Author Linda Trinh seeks authenticity

In March 2021, my nine-year-old daughter was making “Stop Asian Hate” signs for a rally I was taking her to that was raising awareness about anti-Asian racism. As she tried to figure out this problem, one of her favorite activities was playing a multiplayer online game where she could care for virtual pets and hang out virtually with her friends IRL. At that time, my six-year-old son asked me not to put sticky rice with dried shrimp in his lunch anymore because his classmates made fun of this Vietnamese food. Along with this food drama, the activity that brought him the biggest smile was creating sets of battle mech building blocks.

I was writing what would become the Nguyen Kids series at that time. Watching my children and remembering when I was a child, it seemed like everything happened at the same time, the good and the bad, the big and the small.

To write engaging stories for young readers, my goal is to reflect children’s IRL experiences, which means writing about “all things.” My intention is to include siblings by doing what all children do – playing, spending time with friends, going on adventures –and situations (uncontrollable) that can make them uncomfortable and question themselves. Incorporating aspects of my Vietnamese cultural heritage is also very important to me, as culture is an identity factor. I strive to write stories that reflect the lived experiences and identities of certain readers and that are relevant and entertaining for all readers.

In the first Nguyen Kids book, The secret of the jade bracelet, Anne Nguyen, nine, deals with her ballet teacher who directs racial microaggressions at her. In Book 2, The power of the pearl earrings, Anne’s eight-year-old sister Liz is kicked out of school because her classmate behaves in a sexist way towards her. Unfortunately, children often experience these types of situations in their own lives, especially children from historically marginalized communities. For this reason, it was important to me to include themes of social injustice in each book in the series in an age-appropriate way and with accessible language and vocabulary.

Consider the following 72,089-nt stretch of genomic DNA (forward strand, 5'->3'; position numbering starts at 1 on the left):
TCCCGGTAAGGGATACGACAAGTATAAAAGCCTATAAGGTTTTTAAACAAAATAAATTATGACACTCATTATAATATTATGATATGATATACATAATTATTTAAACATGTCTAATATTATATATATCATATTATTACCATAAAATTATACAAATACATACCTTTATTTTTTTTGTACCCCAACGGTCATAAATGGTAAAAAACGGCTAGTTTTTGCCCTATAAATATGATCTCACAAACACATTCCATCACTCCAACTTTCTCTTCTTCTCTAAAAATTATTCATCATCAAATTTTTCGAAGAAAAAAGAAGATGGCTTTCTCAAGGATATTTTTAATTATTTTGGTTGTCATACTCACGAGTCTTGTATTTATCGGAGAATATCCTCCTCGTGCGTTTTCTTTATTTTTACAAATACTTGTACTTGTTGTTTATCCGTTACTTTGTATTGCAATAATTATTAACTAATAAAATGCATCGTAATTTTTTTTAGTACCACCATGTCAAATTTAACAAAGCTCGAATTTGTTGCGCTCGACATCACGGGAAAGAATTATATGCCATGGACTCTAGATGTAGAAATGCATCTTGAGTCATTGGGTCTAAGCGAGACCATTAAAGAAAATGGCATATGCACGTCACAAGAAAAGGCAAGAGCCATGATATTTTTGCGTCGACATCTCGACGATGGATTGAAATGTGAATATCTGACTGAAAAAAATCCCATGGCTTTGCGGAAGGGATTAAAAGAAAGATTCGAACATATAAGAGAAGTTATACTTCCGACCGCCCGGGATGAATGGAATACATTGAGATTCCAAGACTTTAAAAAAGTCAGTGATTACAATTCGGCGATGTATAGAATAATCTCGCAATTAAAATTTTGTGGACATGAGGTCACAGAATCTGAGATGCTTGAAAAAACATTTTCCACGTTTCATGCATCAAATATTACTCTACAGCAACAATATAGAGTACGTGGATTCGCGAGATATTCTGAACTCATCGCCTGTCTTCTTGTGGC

Each book in the series is told from a brother’s point of view speaking in an unfiltered and immediate way. They are characters who make mistakes, speak negatively about themselves, no longer know how to act and have fears and regrets. They describe their emotional reactions, both immediate and persistent. Although some readers may not have experienced these kinds of situations directly, I hope they can relate to the feelings. Have they ever felt like there were knots in their stomachs, their palms were sweaty and they just wanted to go hide? Young readers often feel “disgust”—“Something’s wrong”/“I don’t like it”—without yet having the words to express it. I hope that reading about children who openly express these feelings will create a way to better understand unfamiliar and sometimes difficult experiences.

In all the books in the series, a child asks another child, “Are you okay?” as a way to reflect empathy. I read stories of kids bullying each other, kids being mean to each other, and siblings arguing. While these are authentic experiences for sure, it’s also authentic that the children are kind, that they are friends and allies, and that the siblings care about each other. It was important for me to show it. I want to write stories that convey everything – the range of emotions and experiences children have that are often not recognized by adults.

It’s a sad truth that the world doesn’t wait for children to reach a certain age or reach a certain level of development before traumatic events occur. So, as a parent, I crave stories that explore issues like racism, sexism, discrimination, and hate in a thoughtful way. Then my children may be able to recognize and begin to understand on their own how to handle these situations as they grow and develop. This is the power of stories. I appreciate how young readers are open and curious and feel deeply. As an author, I want to tell the stories that young readers will read and re-read, think and talk, and say, “I feel seen!”

Linda Trinh is a Vietnamese-Canadian author living in Winnipeg. The Nguyen Kids is published by Annick Press.

Back to main functionality.

A version of this article originally appeared in the 09/26/2022 issue of Weekly editors under the title: Write on “All things”

About Florence M. Sorensen

Check Also

Russian Hackers Release Stolen Abortion Records on Dark Web

People’s stolen data is published on the dark web under a “good list” and a …